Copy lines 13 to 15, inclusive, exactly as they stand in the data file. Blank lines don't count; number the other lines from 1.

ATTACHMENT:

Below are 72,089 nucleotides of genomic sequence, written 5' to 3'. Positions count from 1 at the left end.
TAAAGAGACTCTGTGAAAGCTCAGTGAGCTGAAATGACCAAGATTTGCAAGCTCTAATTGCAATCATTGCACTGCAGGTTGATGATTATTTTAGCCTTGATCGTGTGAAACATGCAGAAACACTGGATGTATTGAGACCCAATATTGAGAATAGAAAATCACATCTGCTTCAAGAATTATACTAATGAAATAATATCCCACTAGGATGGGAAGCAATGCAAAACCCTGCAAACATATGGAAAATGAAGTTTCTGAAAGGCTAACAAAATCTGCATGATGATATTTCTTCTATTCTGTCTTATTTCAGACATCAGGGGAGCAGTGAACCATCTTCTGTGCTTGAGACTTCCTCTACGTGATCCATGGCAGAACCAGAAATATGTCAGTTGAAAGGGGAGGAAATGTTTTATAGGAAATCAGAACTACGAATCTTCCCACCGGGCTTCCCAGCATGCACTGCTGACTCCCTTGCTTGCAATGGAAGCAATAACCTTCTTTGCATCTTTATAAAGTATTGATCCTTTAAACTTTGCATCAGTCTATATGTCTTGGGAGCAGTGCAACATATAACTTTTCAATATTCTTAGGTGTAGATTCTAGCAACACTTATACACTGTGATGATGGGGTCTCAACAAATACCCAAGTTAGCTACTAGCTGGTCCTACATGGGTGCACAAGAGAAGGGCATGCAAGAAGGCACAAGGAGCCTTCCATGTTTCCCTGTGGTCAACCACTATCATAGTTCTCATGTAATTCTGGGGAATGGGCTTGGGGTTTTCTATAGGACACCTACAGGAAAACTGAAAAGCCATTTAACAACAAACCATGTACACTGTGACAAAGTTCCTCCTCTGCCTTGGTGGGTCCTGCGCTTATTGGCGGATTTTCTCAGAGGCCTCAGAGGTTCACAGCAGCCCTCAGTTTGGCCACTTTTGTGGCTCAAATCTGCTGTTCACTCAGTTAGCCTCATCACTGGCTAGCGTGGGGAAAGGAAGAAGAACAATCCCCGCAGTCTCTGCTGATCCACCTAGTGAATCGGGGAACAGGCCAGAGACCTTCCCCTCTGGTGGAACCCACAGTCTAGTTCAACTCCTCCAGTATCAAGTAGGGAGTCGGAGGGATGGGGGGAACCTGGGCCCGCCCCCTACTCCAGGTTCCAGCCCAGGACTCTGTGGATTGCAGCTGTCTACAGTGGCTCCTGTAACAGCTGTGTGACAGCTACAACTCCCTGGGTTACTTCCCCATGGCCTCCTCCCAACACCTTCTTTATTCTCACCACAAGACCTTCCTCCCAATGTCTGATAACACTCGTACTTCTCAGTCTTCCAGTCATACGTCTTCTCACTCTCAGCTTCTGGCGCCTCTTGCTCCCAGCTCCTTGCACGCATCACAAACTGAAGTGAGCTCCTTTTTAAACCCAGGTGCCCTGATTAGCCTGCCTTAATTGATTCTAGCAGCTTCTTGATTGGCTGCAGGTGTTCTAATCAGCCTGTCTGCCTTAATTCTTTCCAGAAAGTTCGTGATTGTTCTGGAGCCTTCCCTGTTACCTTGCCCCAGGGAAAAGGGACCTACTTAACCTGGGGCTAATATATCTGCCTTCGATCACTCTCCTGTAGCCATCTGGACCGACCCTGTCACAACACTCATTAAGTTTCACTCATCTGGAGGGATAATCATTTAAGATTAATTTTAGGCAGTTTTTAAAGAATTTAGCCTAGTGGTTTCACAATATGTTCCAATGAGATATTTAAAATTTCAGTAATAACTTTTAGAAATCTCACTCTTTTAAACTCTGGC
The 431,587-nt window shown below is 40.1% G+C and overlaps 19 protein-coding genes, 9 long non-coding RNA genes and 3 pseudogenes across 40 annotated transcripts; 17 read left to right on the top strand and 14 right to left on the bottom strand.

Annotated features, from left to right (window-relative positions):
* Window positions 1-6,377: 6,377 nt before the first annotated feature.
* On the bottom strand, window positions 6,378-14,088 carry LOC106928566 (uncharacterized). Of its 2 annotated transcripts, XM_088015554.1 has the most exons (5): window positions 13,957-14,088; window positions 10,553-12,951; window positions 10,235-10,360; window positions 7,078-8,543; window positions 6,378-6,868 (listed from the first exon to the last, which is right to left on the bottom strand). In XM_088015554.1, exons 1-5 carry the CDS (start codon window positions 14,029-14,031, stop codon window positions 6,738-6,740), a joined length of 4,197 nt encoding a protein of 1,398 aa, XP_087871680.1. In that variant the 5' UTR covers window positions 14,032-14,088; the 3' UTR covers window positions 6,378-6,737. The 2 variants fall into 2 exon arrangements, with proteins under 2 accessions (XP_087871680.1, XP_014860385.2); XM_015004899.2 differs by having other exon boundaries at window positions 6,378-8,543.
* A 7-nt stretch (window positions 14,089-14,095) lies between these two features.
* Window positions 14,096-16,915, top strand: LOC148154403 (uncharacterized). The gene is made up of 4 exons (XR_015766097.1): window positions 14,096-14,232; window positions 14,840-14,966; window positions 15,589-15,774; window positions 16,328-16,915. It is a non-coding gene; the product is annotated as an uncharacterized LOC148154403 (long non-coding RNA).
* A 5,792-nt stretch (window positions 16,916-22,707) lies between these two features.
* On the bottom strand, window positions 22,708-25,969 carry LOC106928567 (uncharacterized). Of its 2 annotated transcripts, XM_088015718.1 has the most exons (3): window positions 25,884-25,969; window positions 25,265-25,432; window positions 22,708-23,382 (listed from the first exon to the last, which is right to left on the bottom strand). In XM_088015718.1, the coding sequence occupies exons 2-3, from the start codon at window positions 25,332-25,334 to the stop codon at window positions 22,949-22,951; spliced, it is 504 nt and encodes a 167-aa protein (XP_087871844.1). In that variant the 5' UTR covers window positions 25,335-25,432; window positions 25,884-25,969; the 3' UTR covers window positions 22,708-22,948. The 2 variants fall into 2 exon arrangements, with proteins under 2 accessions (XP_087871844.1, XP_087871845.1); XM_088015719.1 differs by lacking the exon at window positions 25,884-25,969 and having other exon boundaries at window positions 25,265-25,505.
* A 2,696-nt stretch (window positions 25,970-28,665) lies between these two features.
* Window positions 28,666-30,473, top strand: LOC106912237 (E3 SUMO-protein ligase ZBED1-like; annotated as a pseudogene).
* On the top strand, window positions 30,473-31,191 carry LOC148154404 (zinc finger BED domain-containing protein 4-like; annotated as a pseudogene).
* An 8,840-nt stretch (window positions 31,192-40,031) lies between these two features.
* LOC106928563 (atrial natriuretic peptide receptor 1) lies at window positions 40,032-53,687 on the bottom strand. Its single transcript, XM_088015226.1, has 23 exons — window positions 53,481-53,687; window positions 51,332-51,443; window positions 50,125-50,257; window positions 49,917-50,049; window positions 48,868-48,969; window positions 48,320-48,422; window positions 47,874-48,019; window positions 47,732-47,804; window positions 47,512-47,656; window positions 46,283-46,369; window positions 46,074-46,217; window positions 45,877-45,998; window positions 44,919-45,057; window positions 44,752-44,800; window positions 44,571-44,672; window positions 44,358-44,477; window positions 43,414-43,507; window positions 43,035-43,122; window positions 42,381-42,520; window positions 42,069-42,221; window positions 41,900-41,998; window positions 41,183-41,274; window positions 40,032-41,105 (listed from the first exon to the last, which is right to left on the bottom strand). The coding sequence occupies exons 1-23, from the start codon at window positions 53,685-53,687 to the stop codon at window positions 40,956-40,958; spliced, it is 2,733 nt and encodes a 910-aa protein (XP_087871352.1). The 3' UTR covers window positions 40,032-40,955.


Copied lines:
* On the top strand, window positions 30,473-31,191 carry LOC148154404 (zinc finger BED domain-containing protein 4-like; annotated as a pseudogene).
* An 8,840-nt stretch (window positions 31,192-40,031) lies between these two features.
* LOC106928563 (atrial natriuretic peptide receptor 1) lies at window positions 40,032-53,687 on the bottom strand. Its single transcript, XM_088015226.1, has 23 exons — window positions 53,481-53,687; window positions 51,332-51,443; window positions 50,125-50,257; window positions 49,917-50,049; window positions 48,868-48,969; window positions 48,320-48,422; window positions 47,874-48,019; window positions 47,732-47,804; window positions 47,512-47,656; window positions 46,283-46,369; window positions 46,074-46,217; window positions 45,877-45,998; window positions 44,919-45,057; window positions 44,752-44,800; window positions 44,571-44,672; window positions 44,358-44,477; window positions 43,414-43,507; window positions 43,035-43,122; window positions 42,381-42,520; window positions 42,069-42,221; window positions 41,900-41,998; window positions 41,183-41,274; window positions 40,032-41,105 (listed from the first exon to the last, which is right to left on the bottom strand). The coding sequence occupies exons 1-23, from the start codon at window positions 53,685-53,687 to the stop codon at window positions 40,956-40,958; spliced, it is 2,733 nt and encodes a 910-aa protein (XP_087871352.1). The 3' UTR covers window positions 40,032-40,955.